4 out of 5 people found this review helpful.

    Was this review helpful? Yes  No   Report this review
  • Anonymous

    Posted December 20, 1999

    Great Book, quick read!

    This was an excellent account of Sioux history from a Native American point of view. I read this book in 2 days it is very interesting and easy to read. I liked the fact that they poked fun at themselves and the soldiers. The visions are very descriptive. Black Elk was involved in most of the well known historical points for the Sioux. If you like Native American History or Culture you will enjoy this book.

    2 out of 2 people found this review helpful.

    Was this review helpful? Yes  No   Report this review
  • Anonymous

    Posted December 4, 2000

    Black Elk Speaks

    Black Elk Speaks, as told through John G. Neihardt, is a life story about a true warrior. All his life he defended his land, family, and his freedom. The Oglala Sioux will remember Black Elk¿s presence forever; he was and is an inspiration for the Native Americans. The Oglala Sioux only fought the Wasichus when they felt their family and land was threatened. Neihardt states, ¿Crazy Horse fought the Washicus only when they came to kill us in our own land¿ (p. 143). To kill someone in his land for no reason was downright cruel. The Oglala Sioux spent most of the nineteenth century protecting themselves and their culture. Their valiant efforts lost the war against the Wasichus. Black Elk¿s dream, like many other Native American¿s dreams, is simply to live off the land with his family and not be disturbed. The Wasichus made this virtually impossible by building railroads throughout their land. The railroads separated the Oglala Sioux¿s lifeline, which was the bison. Without bison, the Oglala Sioux couldn¿t survive. The Oglala Sioux had a difficult time protecting their land. It¿s hard protecting something without the numbers and the necessary weapons. The Oglala Sioux¿s dream died in their own land, along with the butchered women and children lying heaped and scattered all along the crooked gulch. That¿s a tragic sight to see for a young boy, which Black Elk saw with his young eyes. Black Elk expressed his feelings about the disaster created by the Washicus and his inability to change the situation. ¿And I, to whom so great a vision was given in my youth, - you see me now a pitiful old man who has done nothing, for the nation¿s hoop is broken and scattered. There is no center any longer, and the sacred tree is dead¿ (p. 270). This quote explains not only what happened to the Oglala Sioux, but also to the entire Native American culture. Black Elk¿s presence is still felt today. He witnessed several atrocities throughout his life. He fought bravely for his family only to see them butchered. Black Elk, like other warriors, deserves respect. I certainly respect Black Elk and his destroyed culture.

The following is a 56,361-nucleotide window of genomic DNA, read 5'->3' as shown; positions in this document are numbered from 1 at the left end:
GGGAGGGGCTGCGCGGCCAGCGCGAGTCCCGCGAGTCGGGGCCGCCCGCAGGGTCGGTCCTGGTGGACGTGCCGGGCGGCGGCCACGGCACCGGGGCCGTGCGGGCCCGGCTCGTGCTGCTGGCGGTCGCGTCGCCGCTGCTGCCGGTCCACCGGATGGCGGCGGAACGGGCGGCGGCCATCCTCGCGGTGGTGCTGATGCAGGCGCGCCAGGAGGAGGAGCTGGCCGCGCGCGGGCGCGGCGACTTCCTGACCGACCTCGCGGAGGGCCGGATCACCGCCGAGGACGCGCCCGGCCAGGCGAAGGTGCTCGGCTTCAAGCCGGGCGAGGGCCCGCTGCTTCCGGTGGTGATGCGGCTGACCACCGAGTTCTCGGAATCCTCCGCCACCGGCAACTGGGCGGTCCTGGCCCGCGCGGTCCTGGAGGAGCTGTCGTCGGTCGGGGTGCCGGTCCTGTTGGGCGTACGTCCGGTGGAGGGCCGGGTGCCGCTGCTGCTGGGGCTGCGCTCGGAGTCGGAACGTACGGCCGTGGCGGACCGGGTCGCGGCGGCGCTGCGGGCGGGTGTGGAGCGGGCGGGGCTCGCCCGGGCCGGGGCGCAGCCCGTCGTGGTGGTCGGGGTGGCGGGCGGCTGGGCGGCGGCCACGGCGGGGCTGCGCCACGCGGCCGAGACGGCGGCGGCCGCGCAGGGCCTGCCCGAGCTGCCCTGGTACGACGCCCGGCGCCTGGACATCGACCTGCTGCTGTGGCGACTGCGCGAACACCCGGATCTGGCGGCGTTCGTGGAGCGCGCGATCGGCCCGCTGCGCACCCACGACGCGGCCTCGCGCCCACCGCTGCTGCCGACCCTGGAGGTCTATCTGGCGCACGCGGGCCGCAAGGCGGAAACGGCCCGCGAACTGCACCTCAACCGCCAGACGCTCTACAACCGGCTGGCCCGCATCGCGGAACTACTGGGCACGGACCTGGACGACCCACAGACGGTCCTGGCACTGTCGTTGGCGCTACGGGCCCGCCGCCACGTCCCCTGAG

1 out of 1 people found this review helpful.

    Was this review helpful? Yes  No   Report this review
  • Anonymous

    Posted May 6, 2009

    No text was provided for this review.

  • Anonymous

    Posted December 28, 2008

    No text was provided for this review.

  • Anonymous

    Posted September 21, 2009

    No text was provided for this review.

Sort by: Showing all of 6 review with 5 star rating   See All Ratings
Page 1 of 1